On Friday April 29, the Texas Department of Family and Protective Services (DFPS) granted a license to the Karnes County Residential Center, a federal detention center for mothers and children operated by for-profit prison corporation GEO Group.
The Department of Homeland Security has been pursuing state licenses for the family detention centers in Karnes and Dilley since a federal ruling in August mandated that the children be released within two months from the facilities because they violated the terms of the Flores settlement, which stipulates that children in custody of federal immigration officials may not be held in secure, unlicensed facilities.
Texas’ decision to license the Karnes family detention center was accompanied by an outcry from immigrant rights advocates, who have turned out in force at several public hearings to oppose granting child care licenses to the detention centers.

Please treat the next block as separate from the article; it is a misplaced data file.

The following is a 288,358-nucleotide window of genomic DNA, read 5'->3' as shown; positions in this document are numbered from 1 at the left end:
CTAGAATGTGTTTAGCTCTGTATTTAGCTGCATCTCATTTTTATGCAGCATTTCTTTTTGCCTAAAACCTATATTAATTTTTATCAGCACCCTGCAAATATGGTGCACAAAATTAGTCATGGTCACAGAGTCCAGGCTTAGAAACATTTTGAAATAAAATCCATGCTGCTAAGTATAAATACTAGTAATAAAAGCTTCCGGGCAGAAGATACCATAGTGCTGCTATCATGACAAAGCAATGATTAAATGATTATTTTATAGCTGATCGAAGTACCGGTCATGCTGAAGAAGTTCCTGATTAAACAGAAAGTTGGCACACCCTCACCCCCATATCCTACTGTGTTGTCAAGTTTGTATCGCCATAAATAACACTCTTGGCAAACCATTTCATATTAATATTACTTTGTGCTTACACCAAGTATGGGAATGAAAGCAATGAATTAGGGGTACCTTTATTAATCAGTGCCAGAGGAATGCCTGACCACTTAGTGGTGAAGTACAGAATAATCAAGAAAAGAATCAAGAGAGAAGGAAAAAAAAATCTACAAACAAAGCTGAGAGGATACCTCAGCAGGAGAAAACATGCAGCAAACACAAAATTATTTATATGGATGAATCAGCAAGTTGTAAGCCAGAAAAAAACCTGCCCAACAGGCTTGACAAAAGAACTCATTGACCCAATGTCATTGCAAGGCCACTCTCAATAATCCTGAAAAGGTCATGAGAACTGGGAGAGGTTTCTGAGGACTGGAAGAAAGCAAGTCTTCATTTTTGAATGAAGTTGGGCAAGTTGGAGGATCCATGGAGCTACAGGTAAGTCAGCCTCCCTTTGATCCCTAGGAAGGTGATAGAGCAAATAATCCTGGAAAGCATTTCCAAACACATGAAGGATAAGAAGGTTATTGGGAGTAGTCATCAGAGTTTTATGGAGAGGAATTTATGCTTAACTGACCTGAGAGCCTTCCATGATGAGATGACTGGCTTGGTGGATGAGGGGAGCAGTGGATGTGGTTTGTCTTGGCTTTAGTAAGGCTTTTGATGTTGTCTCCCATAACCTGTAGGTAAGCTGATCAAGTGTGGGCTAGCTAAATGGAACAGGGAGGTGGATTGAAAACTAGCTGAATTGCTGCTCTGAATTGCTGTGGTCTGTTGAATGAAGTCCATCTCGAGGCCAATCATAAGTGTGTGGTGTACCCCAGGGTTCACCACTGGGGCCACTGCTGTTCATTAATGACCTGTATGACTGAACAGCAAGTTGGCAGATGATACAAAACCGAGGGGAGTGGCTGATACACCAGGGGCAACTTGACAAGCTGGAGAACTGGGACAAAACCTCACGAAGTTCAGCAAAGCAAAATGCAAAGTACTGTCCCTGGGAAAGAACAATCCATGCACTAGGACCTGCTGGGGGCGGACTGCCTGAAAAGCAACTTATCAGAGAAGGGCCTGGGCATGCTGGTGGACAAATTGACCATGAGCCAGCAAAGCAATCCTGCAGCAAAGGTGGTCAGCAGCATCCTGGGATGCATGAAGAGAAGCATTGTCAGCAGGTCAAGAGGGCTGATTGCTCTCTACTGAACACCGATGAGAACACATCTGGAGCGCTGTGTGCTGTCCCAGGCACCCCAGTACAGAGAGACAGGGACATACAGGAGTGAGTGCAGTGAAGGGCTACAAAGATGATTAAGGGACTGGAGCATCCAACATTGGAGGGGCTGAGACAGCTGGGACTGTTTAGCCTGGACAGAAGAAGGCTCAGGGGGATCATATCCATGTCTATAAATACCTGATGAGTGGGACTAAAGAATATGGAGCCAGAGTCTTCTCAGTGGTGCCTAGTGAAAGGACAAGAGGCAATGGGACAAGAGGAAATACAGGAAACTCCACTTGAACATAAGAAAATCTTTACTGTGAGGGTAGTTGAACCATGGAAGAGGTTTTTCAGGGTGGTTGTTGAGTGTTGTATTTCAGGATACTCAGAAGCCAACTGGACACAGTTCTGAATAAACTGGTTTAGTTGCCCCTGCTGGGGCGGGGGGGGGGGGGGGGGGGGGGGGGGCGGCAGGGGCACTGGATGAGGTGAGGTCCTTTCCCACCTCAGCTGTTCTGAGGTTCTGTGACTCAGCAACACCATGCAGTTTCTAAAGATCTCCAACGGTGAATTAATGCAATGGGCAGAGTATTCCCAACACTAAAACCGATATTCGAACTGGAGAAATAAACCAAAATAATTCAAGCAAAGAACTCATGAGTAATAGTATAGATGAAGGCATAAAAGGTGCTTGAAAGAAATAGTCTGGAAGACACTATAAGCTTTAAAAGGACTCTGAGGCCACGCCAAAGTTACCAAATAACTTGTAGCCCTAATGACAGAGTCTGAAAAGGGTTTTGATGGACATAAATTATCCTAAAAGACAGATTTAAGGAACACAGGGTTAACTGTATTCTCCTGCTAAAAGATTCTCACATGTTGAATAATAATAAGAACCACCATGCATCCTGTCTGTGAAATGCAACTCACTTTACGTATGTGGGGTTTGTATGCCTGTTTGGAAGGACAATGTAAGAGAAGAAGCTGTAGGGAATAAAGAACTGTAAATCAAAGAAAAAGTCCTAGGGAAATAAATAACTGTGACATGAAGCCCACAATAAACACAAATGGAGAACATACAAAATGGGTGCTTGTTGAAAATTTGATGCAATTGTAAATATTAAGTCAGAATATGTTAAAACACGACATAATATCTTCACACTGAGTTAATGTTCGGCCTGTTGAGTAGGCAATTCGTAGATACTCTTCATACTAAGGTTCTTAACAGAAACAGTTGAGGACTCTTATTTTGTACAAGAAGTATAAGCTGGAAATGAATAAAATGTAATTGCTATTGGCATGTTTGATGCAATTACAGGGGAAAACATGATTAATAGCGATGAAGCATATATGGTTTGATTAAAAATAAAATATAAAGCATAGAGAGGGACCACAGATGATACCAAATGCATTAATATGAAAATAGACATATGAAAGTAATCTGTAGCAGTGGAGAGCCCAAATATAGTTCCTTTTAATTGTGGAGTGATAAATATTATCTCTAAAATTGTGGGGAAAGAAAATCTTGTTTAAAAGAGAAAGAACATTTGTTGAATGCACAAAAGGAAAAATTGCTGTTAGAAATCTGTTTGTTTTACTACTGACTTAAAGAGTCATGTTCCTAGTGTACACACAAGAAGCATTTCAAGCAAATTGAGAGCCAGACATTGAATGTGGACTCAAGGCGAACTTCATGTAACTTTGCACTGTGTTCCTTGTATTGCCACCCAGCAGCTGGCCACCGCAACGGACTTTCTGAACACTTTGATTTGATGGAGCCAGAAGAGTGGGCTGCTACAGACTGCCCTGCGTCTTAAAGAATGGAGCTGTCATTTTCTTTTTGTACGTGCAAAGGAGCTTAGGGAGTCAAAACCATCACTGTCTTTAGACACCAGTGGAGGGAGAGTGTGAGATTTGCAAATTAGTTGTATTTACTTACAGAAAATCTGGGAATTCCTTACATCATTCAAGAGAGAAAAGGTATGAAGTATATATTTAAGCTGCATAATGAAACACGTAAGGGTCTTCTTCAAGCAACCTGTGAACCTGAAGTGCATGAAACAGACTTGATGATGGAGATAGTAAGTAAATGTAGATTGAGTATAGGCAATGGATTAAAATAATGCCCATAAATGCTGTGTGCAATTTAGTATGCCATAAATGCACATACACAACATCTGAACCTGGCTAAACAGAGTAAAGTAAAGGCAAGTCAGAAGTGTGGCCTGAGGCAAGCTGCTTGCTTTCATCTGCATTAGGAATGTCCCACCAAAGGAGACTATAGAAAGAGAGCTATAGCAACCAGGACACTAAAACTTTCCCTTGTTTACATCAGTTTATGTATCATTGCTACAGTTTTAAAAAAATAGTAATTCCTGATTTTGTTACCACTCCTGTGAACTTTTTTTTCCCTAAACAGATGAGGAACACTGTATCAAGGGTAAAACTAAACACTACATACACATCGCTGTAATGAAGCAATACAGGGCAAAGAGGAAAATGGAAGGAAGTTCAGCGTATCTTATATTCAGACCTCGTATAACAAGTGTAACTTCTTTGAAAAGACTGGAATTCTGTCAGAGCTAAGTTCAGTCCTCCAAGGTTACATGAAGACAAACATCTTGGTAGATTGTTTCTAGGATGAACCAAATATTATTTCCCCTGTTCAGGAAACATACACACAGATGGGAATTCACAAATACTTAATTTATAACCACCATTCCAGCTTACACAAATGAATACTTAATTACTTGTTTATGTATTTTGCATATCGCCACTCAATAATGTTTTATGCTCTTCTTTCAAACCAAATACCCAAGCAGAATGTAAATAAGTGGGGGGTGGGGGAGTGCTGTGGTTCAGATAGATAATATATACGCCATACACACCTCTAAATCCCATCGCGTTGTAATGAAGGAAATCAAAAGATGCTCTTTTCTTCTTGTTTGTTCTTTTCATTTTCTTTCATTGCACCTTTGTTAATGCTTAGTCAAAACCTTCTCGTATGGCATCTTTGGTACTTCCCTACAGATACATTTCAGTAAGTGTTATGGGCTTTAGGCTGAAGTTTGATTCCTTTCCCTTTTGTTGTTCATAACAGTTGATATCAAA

Jonathan Ryan, executive director of San Antonio legal services provider RAICES, told the New York Times, “If you want a child care facility, you don’t contract with a for-profit prison company.”
Patrick Crimmins, a spokesperson for DFPS, said that the temporary license is valid for six months. During this time, the agency will conduct three unannounced inspections of the detention center, and grant a permanent license if the facility meets required standards.